As concerns over the coronavirus (also referred to as COVID-19) continue to dominate news headlines, cause volatility in the marketplace, and test investor confidence in securities markets, one thing remains unchanged - Leigh Baldwin & Co. and its commitment to assist clients through turbulent times. Along with the securities markets, we remain open and available to clients, ready to assist with any needs, questions, or concerns as they arise.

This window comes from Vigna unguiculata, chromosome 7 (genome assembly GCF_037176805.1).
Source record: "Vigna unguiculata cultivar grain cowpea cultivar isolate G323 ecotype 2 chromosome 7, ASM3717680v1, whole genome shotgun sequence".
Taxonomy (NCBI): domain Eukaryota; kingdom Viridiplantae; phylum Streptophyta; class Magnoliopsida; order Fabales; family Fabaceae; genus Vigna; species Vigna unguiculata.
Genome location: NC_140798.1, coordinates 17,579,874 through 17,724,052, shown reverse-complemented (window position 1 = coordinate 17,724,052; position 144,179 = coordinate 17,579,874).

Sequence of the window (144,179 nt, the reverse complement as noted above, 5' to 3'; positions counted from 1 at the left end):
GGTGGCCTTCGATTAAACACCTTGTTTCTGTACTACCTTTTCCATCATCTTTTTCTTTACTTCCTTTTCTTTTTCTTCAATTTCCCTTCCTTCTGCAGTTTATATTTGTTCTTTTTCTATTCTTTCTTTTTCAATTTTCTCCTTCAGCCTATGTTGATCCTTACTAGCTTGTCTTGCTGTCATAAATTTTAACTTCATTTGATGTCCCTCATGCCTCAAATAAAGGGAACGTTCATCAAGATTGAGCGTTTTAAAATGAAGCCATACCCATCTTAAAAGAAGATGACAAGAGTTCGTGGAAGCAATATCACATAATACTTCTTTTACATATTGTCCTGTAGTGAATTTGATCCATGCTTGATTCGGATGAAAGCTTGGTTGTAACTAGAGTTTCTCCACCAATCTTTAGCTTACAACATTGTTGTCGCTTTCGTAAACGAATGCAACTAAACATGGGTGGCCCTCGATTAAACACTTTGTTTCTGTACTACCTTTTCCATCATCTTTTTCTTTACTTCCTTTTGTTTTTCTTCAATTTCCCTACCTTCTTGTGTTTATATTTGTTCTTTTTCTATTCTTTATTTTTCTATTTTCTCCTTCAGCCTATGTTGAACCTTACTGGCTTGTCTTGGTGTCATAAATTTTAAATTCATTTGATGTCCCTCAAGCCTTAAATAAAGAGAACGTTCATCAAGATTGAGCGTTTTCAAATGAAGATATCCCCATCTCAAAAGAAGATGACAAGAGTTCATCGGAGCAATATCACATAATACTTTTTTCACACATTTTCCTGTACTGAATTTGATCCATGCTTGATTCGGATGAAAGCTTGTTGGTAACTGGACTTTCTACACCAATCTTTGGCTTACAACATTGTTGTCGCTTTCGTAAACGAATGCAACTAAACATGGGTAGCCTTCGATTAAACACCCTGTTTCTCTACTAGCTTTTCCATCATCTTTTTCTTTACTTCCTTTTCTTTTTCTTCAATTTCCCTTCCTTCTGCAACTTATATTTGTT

U.S. stocks began Wednesday in retreat, with the benchmark indexes sliding more than 1% on concern about Europe's sovereign-debt crisis, and rising borrowing costs in Spain and Italy. "People are fearful of the unknown, and nobody fully understands what could develop," Bob Pavlik, chief market strategist at Banyan Partners, said of Europe's troubles. The Dow Jones Industrial Average fell a quick 122 points to 12,809. The S&P 500 shed 14 points to 1,349. The Nasdaq Composite dropped 31 points to 2,915. The news out of Europe is not getting any better, punishing our markets. The financials are in retreat as their European counterparts are trading down 2% to 3%. The real weakness is in the energy space, materials, and industrials. CF Industries and Agrium had much better than expected earnings, but both stocks are lower by more than 2%. Huntington Ingalls is lower by 5% on in line earnings. Phillips 66 is bucking the trend up a percent on an upgrade. Dow Chemical is also higher on an upgrade. In the retail space things are mixed. Dean Foods is jumping 6% on earnings. Soda Stream is the diamond of the day up 27% on earnings. Toyota missed earnings' estimates, but is higher by 2%. Hershey Foods, Under Armour, and Fossil are higher on upgrades while Macys is down 5% due to earnings. Tim Hortons is also lower following earnings. In the tech space, Google and Apple are lower, but not by much. Cisco Systems is unchanged ahead of earnings tonight. ARM Holdings was upgraded, but the stock is lower. AOL is higher by 4% after beating earnings estimates. Through the first hour the averages tried to put in a rebound with little success. After the first hour the Dow fell as much as 180 points before rebounding. The Nasdaq fell 45 points before rebounding. A little more volatility in the markets. The safe, defensive utilities are outperforming all other sectors. Through the morning the averages improved markedly. Apple moved into the green dragging the Nasdaq with it. The Dow recovered over 100 points from its lows, but most stocks remain in the red. During the lunch hour the averages sold back off only to rebound in the afternoon led by techs, consumer discretionary, and a select number of materials. By the middle of the afternoon the averages looked like they wanted to go positive, but sold off once again in the last hour. For the sixth straight session, its longest losing streak since August 2011, the Dow Jones fell 97 points to 12,835. The blue-chip index has lost 444 points, or 3.3%, in the six-session decline. The S&P 500 dropped 9 points to 1,354. The Nasdaq Composite retreated 11 points to 2,934.
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